Client: School Board Member Defendants
Court: Superior Court, Law Division, Civil Part, Middlesex County
Trial Attorney: Cameron R. Morgan, Esq.
Brief Attorney: Cameron R. Morgan, Esq.
**Results may vary depending on your particular facts and legal circumstances**
A member of the South Plainfield Board of Education, Deborah Boyle, and her husband, brought suit against four other current school board members, two former board members, and six other citizens of the South Plainfield community, alleging claims of harassment, gender based discrimination under the New Jersey Law Against Discrimination (NJLAD), terroristic threats, conspiracy, and loss of consortium. Plaintiffs’ claims were based primarily on her allegations that one of the defendant school board members had attended meetings of the local middle school PTO of which Plaintiff was the president, sought to obtain financial records related to the organization, and expressed views which Plaintiff found harassing. After being denied access to the PTO financial records, several of the defendants later ran for and were elected to the Board of Education, and the Board lawfully enacted a policy prohibiting current Board members from serving in positions of executive leadership in the local PTO, thereby causing Plaintiff to resign her presidency of that organization. Plaintiff also alleged that several local citizens had made statements or engaged in conduct which she felt diminished her reputation in the local community.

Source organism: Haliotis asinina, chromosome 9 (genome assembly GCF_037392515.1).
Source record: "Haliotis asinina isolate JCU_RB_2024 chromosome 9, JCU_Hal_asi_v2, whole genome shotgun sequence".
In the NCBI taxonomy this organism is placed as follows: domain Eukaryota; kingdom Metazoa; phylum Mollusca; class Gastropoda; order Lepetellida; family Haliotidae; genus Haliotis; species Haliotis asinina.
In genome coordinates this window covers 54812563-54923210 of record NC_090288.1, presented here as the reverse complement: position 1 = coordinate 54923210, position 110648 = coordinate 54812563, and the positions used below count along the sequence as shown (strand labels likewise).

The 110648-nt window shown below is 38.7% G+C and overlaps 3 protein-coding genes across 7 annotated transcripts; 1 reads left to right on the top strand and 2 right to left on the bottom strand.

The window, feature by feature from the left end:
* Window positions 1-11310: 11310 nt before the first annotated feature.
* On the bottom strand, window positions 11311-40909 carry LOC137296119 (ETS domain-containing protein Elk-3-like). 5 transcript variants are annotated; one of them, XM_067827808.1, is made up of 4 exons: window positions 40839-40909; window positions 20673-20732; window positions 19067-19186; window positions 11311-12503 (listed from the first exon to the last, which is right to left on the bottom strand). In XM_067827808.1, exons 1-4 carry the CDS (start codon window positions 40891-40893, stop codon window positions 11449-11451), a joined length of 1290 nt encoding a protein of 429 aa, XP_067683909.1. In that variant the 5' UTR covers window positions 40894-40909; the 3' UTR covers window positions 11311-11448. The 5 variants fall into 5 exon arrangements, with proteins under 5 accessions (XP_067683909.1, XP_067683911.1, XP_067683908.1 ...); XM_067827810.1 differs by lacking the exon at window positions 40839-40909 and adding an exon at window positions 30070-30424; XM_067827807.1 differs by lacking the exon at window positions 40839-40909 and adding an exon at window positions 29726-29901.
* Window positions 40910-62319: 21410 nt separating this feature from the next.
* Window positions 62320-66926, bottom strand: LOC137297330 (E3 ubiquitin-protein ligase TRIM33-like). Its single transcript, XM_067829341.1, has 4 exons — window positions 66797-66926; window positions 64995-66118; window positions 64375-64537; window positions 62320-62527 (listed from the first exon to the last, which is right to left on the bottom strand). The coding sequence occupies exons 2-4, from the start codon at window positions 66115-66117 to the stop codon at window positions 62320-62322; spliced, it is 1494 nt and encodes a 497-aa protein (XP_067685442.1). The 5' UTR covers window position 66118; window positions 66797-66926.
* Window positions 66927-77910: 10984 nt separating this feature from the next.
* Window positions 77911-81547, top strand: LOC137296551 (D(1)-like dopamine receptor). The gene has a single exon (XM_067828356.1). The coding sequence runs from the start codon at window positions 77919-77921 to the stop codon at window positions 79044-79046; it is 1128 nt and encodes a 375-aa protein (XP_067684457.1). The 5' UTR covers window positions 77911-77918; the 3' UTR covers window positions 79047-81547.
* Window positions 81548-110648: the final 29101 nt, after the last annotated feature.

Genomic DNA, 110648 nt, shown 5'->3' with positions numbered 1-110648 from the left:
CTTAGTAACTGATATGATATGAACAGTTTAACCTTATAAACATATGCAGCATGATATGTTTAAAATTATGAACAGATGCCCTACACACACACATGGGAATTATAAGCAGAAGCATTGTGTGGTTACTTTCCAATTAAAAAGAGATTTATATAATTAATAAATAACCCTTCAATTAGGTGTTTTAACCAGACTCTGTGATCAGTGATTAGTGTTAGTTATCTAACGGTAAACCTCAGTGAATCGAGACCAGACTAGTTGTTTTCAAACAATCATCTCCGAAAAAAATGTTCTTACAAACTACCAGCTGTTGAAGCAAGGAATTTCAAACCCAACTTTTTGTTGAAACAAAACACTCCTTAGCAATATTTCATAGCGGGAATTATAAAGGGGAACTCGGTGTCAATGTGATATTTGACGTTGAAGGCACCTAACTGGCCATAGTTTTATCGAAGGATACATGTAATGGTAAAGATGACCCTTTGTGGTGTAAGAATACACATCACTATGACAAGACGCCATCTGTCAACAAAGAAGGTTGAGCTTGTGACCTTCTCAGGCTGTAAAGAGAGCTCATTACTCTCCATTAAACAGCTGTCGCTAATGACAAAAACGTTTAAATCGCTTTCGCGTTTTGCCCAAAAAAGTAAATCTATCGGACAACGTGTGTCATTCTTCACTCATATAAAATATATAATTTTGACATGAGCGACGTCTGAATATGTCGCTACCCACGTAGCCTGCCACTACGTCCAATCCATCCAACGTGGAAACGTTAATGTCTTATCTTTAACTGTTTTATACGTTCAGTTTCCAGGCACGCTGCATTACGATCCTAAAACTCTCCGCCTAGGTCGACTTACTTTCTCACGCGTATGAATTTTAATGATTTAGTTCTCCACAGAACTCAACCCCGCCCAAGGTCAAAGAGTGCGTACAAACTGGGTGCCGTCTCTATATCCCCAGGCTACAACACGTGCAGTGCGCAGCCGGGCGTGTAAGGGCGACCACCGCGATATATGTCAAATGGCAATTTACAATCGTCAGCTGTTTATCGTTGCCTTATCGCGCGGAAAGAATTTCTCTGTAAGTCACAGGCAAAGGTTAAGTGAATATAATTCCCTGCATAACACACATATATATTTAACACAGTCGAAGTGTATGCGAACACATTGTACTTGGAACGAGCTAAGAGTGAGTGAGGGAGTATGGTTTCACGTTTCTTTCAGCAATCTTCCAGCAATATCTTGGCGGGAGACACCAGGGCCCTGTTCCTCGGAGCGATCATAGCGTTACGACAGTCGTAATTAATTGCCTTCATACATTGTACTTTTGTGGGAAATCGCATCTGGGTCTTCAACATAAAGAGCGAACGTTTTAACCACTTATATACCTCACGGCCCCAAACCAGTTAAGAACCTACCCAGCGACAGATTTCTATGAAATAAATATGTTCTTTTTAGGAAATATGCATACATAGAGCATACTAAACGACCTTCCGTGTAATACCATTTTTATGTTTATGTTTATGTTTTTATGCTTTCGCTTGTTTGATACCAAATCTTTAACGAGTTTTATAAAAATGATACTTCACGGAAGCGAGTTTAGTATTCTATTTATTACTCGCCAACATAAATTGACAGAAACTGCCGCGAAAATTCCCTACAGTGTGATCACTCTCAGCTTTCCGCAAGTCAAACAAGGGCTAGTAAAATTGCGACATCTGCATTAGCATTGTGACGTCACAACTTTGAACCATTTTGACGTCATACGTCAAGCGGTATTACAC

After permitting Plaintiffs several opportunities to amend, on June 26, 2019, the trial court granted Defendants’ Third Motion to Dismiss in Lieu of an Answer, dismissing all six of the seven counts of the complaint applicable to the Board member defendants, in their entirety and with prejudice. The court held that, even if a cause of action exists in New Jersey for civil harassment, plaintiffs’ claims could not survive a motion to dismiss, as they had failed to plead the necessary elements of a claim for intentional infliction of emotional distress. The court also dismissed Plaintiffs’ NJLAD claims, finding that Plaintiffs had failed to plead facts sufficient to show an “unlawful employment practice” or “unlawful discrimination,” within the meaning of the NJLAD, N.J.S.A. 10:5-5d, as there was no employer/employee relationship, and the conduct alleged was not within any of the twenty subsections of the NJLAD setting forth the various categories of unlawful discrimination pursuant to N.J.S.A. 10:5-12. Claims of harassment against one of the citizens of the community were also dismissed with prejudice.